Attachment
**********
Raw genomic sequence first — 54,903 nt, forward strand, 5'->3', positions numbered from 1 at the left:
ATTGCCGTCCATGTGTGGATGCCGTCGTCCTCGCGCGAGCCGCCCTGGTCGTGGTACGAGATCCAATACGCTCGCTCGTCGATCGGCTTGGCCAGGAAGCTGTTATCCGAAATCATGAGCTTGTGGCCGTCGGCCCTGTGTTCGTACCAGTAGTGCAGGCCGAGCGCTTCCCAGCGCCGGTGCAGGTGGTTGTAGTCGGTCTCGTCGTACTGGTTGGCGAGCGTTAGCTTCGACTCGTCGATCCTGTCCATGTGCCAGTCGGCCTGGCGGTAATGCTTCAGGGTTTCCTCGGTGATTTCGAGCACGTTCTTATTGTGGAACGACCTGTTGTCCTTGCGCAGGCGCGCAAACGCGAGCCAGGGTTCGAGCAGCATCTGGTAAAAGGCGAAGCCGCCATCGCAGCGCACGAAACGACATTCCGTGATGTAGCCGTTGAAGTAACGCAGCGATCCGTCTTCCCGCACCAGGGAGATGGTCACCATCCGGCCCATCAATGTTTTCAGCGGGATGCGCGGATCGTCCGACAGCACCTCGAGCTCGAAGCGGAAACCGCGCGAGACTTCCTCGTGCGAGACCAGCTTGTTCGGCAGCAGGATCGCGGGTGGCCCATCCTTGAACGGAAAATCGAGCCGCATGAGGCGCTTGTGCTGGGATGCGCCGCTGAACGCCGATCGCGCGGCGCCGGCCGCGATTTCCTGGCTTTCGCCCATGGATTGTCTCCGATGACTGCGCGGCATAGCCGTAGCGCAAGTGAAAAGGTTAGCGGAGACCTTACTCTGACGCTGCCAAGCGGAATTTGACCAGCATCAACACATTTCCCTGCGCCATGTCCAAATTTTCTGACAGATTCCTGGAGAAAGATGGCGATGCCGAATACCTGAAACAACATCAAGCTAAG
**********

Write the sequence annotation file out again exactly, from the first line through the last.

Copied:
Raw genomic sequence first — 54,903 nt, forward strand, 5'->3', positions numbered from 1 at the left:
ATTGCCGTCCATGTGTGGATGCCGTCGTCCTCGCGCGAGCCGCCCTGGTCGTGGTACGAGATCCAATACGCTCGCTCGTCGATCGGCTTGGCCAGGAAGCTGTTATCCGAAATCATGAGCTTGTGGCCGTCGGCCCTGTGTTCGTACCAGTAGTGCAGGCCGAGCGCTTCCCAGCGCCGGTGCAGGTGGTTGTAGTCGGTCTCGTCGTACTGGTTGGCGAGCGTTAGCTTCGACTCGTCGATCCTGTCCATGTGCCAGTCGGCCTGGCGGTAATGCTTCAGGGTTTCCTCGGTGATTTCGAGCACGTTCTTATTGTGGAACGACCTGTTGTCCTTGCGCAGGCGCGCAAACGCGAGCCAGGGTTCGAGCAGCATCTGGTAAAAGGCGAAGCCGCCATCGCAGCGCACGAAACGACATTCCGTGATGTAGCCGTTGAAGTAACGCAGCGATCCGTCTTCCCGCACCAGGGAGATGGTCACCATCCGGCCCATCAATGTTTTCAGCGGGATGCGCGGATCGTCCGACAGCACCTCGAGCTCGAAGCGGAAACCGCGCGAGACTTCCTCGTGCGAGACCAGCTTGTTCGGCAGCAGGATCGCGGGTGGCCCATCCTTGAACGGAAAATCGAGCCGCATGAGGCGCTTGTGCTGGGATGCGCCGCTGAACGCCGATCGCGCGGCGCCGGCCGCGATTTCCTGGCTTTCGCCCATGGATTGTCTCCGATGACTGCGCGGCATAGCCGTAGCGCAAGTGAAAAGGTTAGCGGAGACCTTACTCTGACGCTGCCAAGCGGAATTTGACCAGCATCAACACATTTCCCTGCGCCATGTCCAAATTTTCTGACAGATTCCTGGAGAAAGATGGCGATGCCGAATACCTGAAACAACATCAAGCTAAG